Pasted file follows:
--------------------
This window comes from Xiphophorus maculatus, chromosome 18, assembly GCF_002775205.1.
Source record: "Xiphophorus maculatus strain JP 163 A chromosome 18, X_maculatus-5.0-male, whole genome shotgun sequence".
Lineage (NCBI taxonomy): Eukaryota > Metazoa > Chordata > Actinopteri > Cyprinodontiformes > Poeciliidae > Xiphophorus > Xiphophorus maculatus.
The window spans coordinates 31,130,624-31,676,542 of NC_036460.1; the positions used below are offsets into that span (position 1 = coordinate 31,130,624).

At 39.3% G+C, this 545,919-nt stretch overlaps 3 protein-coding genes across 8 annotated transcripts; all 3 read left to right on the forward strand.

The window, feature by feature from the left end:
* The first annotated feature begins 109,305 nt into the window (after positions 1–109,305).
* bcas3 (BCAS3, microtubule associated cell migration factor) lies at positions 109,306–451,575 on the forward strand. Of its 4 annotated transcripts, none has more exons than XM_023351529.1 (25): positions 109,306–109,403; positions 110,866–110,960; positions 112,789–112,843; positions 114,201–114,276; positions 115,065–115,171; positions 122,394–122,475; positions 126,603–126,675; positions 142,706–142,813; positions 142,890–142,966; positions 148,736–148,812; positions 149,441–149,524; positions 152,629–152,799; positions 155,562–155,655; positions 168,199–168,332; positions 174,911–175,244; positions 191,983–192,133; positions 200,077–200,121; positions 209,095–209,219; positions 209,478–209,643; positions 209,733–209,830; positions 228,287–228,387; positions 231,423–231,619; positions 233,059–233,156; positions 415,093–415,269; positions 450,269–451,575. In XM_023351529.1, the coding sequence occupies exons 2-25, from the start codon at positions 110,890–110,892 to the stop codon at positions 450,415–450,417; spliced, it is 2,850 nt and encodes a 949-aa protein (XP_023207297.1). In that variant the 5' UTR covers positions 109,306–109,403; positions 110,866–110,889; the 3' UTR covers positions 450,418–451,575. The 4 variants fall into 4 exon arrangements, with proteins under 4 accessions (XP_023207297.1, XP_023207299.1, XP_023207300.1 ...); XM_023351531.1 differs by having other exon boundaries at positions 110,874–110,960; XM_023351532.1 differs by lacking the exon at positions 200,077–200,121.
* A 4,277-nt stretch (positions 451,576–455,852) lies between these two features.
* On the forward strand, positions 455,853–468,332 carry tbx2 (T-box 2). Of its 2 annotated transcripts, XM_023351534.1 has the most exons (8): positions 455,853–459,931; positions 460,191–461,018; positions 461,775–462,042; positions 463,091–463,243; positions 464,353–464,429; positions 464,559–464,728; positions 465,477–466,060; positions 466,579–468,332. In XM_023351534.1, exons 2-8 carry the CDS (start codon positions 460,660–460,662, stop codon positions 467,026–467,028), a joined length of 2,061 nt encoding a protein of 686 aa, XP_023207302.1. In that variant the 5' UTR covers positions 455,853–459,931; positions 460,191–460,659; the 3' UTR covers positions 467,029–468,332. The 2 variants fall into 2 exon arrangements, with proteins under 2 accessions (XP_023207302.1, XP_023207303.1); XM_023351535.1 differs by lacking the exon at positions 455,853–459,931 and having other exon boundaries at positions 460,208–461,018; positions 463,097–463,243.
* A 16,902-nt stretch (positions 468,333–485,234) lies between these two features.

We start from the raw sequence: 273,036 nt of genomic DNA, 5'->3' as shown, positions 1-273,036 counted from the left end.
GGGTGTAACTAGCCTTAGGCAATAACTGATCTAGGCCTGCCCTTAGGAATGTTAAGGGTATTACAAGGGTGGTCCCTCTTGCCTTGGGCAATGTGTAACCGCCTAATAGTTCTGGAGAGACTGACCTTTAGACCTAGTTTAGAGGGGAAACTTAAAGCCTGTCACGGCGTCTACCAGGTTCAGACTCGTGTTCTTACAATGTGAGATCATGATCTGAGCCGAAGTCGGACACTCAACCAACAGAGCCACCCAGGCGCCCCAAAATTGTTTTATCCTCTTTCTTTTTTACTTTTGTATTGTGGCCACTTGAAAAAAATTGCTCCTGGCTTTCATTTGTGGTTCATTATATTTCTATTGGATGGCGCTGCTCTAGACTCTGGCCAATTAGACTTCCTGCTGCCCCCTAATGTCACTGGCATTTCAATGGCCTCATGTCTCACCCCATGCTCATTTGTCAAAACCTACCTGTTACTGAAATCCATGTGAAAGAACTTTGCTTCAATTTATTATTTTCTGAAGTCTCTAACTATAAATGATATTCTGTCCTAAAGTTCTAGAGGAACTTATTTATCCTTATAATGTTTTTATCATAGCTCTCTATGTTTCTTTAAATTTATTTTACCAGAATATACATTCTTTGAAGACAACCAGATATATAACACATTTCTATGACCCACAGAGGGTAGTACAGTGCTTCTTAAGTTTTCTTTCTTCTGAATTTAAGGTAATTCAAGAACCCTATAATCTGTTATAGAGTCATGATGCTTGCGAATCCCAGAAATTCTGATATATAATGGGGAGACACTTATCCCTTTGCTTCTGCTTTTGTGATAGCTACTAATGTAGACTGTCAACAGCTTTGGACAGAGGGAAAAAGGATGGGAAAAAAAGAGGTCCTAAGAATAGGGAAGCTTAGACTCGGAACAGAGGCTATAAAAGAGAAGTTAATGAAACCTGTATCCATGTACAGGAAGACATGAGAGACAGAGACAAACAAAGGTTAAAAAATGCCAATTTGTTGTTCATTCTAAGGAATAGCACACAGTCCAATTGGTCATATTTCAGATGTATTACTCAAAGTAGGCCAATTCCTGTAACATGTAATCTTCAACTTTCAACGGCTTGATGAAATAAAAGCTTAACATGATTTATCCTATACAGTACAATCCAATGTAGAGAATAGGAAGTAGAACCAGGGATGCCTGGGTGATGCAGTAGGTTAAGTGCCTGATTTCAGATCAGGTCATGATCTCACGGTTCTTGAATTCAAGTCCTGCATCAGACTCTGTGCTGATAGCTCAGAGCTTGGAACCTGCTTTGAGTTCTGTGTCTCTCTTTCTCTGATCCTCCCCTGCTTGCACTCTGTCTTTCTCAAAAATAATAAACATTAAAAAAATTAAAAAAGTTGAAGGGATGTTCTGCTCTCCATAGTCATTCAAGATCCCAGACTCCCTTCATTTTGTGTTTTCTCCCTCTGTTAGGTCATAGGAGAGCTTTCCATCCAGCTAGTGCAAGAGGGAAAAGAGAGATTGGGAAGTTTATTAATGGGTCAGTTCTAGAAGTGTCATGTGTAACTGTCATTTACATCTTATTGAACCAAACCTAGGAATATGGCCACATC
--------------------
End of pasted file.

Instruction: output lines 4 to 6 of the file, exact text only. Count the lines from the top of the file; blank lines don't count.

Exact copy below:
The window spans coordinates 31,130,624-31,676,542 of NC_036460.1; the positions used below are offsets into that span (position 1 = coordinate 31,130,624).

At 39.3% G+C, this 545,919-nt stretch overlaps 3 protein-coding genes across 8 annotated transcripts; all 3 read left to right on the forward strand.

The window, feature by feature from the left end: